January 4, 2017
How Many Are Newly Insured as a Result of the ACA?
The Department of Health and Human Services (HHS) recently announced that 20 million people are newly insured as a result of the Affordable Care Act (ACA).[i] This has led many to espouse claims that, accordingly, 20 million people would lose their health insurance if the ACA is repealed. However, much research has been done to determine who these 20 million individuals are, what type of insurance they now have, and whether they were uninsured before the ACA or if they have just transitioned from one insurance pool to another.
According to the HHS report, 17.7 million people are newly insured since October 2013 (primarily through the Exchanges and Medicaid), and 2.3 million are young adults who benefitted from the provision allowing them to remain insured as a dependent on their parents’ health insurance until age 26, which took effect in 2010.[ii]
However, many of the newly insured were not and are not dependent upon the ACA for continued coverage. As American Action Forum (AAF) expert Robert Book points out, it is certainly reasonable to assume that some of the 2.3 million young adults would have found other insurance if not for the ACA provision, such as enrolling in their own employer-sponsored insurance upon finding a job. An estimated 4.9 million individuals now enrolled in Medicaid were previously eligible for the program. Of the estimated 5.8 million newly insured in the individual market, at least 1 million are not receiving ACA subsidies. While some have gained employer-sponsored insurance (ESI), as many as 5.9 million may have lost ESI because of the ACA.
More than 14.5 million are newly enrolled in Medicaid, and AAF estimates that 9.6 million of these individuals are newly eligible as a result of the Medicaid expansion provision, which has been implemented by 31 states and the District of Columbia. Most Medicaid enrollment expansion has occurred in the expansion states, though not all of the newly enrolled, even in the expansion states, are adults newly eligible for Medicaid.
In March 2016, HHS reported that 12 million new Medicaid enrollees lived in states that had expanded Medicaid, though not all were necessarily newly eligible, and another 2 million lived in states that had not expanded.[iii] In the same month, the Congressional Budget Office (CBO) estimated 11 million Medicaid enrollees in 2016 were made eligible for Medicaid by the ACA.[iv] The Medicaid Actuarial Report estimates that 11.9 million people have newly enrolled in Medicaid between 2013 and 2016, and roughly 10 million of these individuals are newly eligible.[v]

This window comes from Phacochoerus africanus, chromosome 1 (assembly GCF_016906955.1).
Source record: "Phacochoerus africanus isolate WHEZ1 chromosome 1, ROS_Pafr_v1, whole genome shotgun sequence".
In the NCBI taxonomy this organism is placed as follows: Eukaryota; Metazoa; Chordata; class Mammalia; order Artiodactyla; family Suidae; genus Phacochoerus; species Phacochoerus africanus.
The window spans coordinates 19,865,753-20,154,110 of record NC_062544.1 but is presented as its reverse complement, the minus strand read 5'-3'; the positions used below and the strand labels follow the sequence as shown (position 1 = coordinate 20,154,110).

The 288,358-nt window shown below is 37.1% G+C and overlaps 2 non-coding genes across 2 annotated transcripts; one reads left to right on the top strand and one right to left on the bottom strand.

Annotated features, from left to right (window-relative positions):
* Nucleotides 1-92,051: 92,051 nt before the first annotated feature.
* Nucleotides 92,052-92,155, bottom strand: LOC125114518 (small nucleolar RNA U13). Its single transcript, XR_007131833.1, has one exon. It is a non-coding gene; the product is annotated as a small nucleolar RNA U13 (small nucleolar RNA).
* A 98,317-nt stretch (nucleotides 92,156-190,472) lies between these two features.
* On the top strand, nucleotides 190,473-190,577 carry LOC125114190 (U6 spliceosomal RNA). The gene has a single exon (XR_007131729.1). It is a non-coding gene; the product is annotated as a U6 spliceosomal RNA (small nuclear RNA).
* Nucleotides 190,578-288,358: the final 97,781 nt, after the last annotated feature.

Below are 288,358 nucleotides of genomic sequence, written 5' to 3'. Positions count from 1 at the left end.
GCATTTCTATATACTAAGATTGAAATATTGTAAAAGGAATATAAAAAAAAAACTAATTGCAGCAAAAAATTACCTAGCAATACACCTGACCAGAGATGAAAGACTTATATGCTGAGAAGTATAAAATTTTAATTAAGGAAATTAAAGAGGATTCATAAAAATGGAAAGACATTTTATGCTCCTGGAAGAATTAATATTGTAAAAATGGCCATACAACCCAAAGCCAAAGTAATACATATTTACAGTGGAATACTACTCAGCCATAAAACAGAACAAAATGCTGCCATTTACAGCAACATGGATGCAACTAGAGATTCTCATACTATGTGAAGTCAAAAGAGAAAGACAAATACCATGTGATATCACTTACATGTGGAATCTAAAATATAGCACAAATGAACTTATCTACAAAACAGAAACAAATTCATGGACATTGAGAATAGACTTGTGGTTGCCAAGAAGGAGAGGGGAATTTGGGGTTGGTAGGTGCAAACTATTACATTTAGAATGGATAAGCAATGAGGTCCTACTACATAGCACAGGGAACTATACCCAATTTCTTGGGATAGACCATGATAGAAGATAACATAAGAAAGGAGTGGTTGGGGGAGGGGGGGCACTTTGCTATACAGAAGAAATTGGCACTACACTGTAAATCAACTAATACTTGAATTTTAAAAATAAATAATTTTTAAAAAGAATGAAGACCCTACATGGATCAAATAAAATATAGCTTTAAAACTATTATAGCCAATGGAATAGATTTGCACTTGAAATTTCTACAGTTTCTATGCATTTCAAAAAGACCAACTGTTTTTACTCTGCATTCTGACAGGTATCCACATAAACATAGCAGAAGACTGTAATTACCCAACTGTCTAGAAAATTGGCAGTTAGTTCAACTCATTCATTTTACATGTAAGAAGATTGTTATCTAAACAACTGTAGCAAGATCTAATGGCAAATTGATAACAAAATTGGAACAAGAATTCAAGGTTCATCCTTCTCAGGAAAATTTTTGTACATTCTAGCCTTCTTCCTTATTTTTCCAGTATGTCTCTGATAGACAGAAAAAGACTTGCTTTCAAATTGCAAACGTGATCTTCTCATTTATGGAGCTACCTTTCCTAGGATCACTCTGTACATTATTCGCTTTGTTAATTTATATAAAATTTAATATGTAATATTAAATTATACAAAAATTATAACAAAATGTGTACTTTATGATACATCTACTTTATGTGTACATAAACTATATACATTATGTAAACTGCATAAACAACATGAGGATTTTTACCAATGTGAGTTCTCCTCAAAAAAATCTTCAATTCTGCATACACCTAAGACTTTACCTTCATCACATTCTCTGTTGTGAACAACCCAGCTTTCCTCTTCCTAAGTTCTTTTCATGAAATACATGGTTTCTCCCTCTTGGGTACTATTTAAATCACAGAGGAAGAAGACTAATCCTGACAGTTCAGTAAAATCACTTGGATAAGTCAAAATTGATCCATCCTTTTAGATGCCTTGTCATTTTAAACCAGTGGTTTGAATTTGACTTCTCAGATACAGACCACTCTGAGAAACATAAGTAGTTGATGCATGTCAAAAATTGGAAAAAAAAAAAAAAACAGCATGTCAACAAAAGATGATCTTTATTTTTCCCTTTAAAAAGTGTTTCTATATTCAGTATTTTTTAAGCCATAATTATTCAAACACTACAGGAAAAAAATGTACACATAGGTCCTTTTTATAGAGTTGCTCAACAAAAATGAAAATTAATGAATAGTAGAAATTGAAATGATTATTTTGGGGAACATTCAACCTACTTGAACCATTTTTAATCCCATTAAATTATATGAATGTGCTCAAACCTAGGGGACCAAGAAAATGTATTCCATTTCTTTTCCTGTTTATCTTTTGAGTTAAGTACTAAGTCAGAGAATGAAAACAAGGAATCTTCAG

MACPAC reported in October 2016 that 13.3 million more people were enrolled in Medicaid since September 2013; 9.6 million of these individuals are part of the newly eligible population, though more than 3 million of them were eligible for Medicaid prior to 2014 due to waivers that certain states had obtained.[vi] Kaiser reported that as of 2015, nearly 14.1 million people had enrolled in Medicaid since the expansion took effect, with 10.7 million of those individuals being newly eligible and the remaining 3.4 million people being eligible prior to changes made by the ACA.[vii] One year later, Kaiser now estimates that an additional 2.6 million people have enrolled in Medicaid, though it is not clear how many they estimate to be newly eligible.[viii]
In 2015, RAND found 12.6 million people newly enrolled, 6.5 million of whom were previously uninsured.[ix] The Foundation for Government Accountability found that among just 24 of the states that have expanded Medicaid, enrollment had increased by more than 11.5 million; these states had estimated enrollment to only increase by 5.5 million.[x] A study by Jonathan Gruber and colleagues found significantly different results, though this may largely be the result of how individuals were classified. Gruber, et al, found 44 percent (8.8 million) of the coverage gains made since enactment of the ACA were among people who were previously eligible for Medicaid, while only 19 percent (3.8 million) of the gains were among newly eligible Medicaid enrollees. However, in this study, people were counted as previously eligible if their state had expanded eligibility through a waiver prior to the enhanced federal match taking effect in 2014, which is not how the other studies defined “previously eligible” and significantly alters the results.